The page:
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Wednesday, January 22, 2020

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Trial begins for Kenoza Lake murder

Defendant plans to plead insanity

Sep 5, 2019

By Isabel Braverman - staff writer

By: Matt Shortall | Democrat
This was the scene the day after Lorraine Gempler was murdered in her Kenoza Lake home. The trial for that case began on Wednesday.
MONTICELLO — Nearly one year after the murder of 83-year-old Kenoza Lake resident Lorraine Gempler in her home, the trial for the accused killer, Toby J. Smith, 45, of Kenoza Lake, began Wednesday morning in the Lawrence H. Cooke Sullivan County Courthouse in Monticello.
Smith opted for a bench trial, which means there will be no jury and only Sullivan County Court Judge Michael F. McGuire will decide the case.
The incident occurred on September 24, 2018 on Swiss Hill Road North, Kenoza Lake.
Authorities say Smith entered Gempler's house when she was not home with the intent to burglarize it. Gempler then returned home and Smith hit her in the head with a heavy vase.
Smith is charged with 13 felony counts including murder, assault and burglary.
In his opening statement District Attorney James Farrell said Smith's actions were “cruel, vicious and had only one goal—to terminate her life.”
Smith's lawyer, Tim Havas from Sullivan County Legal Aid, said he would delay his opening statement.
DA Farrell said that Smith would plead insanity. “The defendant has raised the defense of insanity in this case, and it's the defendant's burden to prove and establish that he was insane at the time of these crimes,” Farrell said.
Many people testified on Wednesday, including Gempler's neighbors David Slater and Thomas Gain, who were witnesses.
Slater is a long-time family friend and frequently visited Gempler at her home. He said he often would visit in the evening and they would watch “Jeopardy!” together, and he said the door was always unlocked.
On that evening of September 24, Slater said he drove to the home to visit Gempler but found the door locked. He looked through the window and saw Gempler on the floor and a man who he later identified as Smith standing near her.
He shouted at Smith to “get away from her” but Smith did not respond nor move. Slater walked away from the home to call 911. The court played that 911 call at the trial.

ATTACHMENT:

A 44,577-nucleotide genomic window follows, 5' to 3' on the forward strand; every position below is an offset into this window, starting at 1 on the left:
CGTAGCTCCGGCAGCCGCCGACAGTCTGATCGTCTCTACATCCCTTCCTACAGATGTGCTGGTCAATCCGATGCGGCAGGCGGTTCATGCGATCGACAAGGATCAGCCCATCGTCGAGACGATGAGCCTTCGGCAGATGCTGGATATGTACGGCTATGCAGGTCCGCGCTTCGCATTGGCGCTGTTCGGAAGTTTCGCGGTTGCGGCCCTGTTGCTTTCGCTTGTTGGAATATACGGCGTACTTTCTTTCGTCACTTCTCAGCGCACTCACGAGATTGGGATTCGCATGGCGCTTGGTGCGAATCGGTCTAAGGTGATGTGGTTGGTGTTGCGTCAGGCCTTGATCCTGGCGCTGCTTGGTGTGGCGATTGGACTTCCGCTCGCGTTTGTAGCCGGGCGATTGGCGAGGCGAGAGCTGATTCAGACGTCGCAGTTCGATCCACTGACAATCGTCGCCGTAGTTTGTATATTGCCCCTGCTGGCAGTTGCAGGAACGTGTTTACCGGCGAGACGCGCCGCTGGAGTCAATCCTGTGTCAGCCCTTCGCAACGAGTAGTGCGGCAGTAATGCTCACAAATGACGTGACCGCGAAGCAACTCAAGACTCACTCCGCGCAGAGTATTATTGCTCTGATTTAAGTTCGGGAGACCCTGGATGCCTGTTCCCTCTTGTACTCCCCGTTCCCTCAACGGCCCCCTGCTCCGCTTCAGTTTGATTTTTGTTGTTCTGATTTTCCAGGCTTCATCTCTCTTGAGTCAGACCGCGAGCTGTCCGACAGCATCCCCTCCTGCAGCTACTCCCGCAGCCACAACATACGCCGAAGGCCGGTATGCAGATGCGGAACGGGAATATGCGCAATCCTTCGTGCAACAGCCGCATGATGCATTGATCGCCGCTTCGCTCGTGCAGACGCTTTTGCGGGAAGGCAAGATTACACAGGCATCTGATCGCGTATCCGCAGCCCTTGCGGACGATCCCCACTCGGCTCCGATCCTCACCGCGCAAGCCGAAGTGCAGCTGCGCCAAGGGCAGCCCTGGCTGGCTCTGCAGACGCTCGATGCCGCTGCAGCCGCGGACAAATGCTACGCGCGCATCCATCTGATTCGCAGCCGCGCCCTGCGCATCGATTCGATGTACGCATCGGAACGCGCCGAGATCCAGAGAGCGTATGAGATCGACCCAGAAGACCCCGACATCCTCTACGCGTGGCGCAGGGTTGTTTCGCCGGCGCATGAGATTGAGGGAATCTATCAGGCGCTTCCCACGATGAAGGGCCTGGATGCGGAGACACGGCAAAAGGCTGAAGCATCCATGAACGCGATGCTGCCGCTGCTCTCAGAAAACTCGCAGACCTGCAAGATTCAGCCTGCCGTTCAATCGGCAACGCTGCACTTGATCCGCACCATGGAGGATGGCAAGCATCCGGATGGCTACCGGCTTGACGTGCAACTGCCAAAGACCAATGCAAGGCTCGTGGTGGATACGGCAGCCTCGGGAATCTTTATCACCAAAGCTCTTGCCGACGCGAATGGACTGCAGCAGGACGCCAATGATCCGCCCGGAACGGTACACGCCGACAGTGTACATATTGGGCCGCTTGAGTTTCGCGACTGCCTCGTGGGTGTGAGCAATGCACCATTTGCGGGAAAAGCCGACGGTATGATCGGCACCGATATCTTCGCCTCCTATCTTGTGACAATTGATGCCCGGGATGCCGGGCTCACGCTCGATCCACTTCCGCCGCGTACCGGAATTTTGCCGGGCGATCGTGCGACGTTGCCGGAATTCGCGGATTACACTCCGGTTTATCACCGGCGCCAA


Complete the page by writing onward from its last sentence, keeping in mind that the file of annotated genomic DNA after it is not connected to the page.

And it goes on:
While he was on the phone Smith approached him but he pushed him off. Smith retreated back into the home, and Slater went to the garage to try and get something to defend himself.
Slater testified that he then went into his truck that was parked in the driveway and Smith entered the truck and another fight ensued. Smith hit him with the same vase, causing Slater's nose to bleed.
Slater then laid his elbow on the truck's horn, hoping to attract someone nearby to help.
The sound of the continuous horn attracted another neighbor, Thomas Gain, who drove to the house. Gain testified on Wednesday that he saw legs sticking out of Slater's truck, and Slater told him to grab the legs.
The two men got Smith out of the truck and held him on the ground until police arrived.
At this time, Gempler's daughter Joy Finn, who lives next door, also heard the horn and came over to see what was happening. Slater told her that her mother was hurt, and she went to the house to see.
But Smith's dog was standing by the door, and Finn said she could not get in the house because the dog was large and aggressive. She also called 911.
The first police officer arrived and handcuffed Smith and put him in the back of his patrol car. Gempler was taken by ambulance and was pronounced deceased.
Other police officers arrived and as they were transferring Smith to another patrol car to bring him to the police station, Smith began to have a seizure. They called an ambulance for him and he was transported to Catskill Regional Medical Center and then transferred to Orange Regional Medical Center.
He was induced into a coma and was revived 13 hours later. He was interviewed by Investigator Timothy Dowling from the District Attorney's Office. The court played the audio from that interview.
Smith said that on that day of September 24 he was feeling “stir crazy” and was driving his car when it ran out of gas. He then walked down the road with his dog and admitted to breaking into Gempler's home. He said he did not know who she was.
In the home he took off his shirt and ate some candy. He also said at the time he feared someone was trying to hurt or kill him, and that earlier he had broken into the Abrahamsville Methodist Church.
The trial reconvened yesterday morning. The court is expected to hear testimony from doctors on whether or not Smith was insane. We will continue to update this story.

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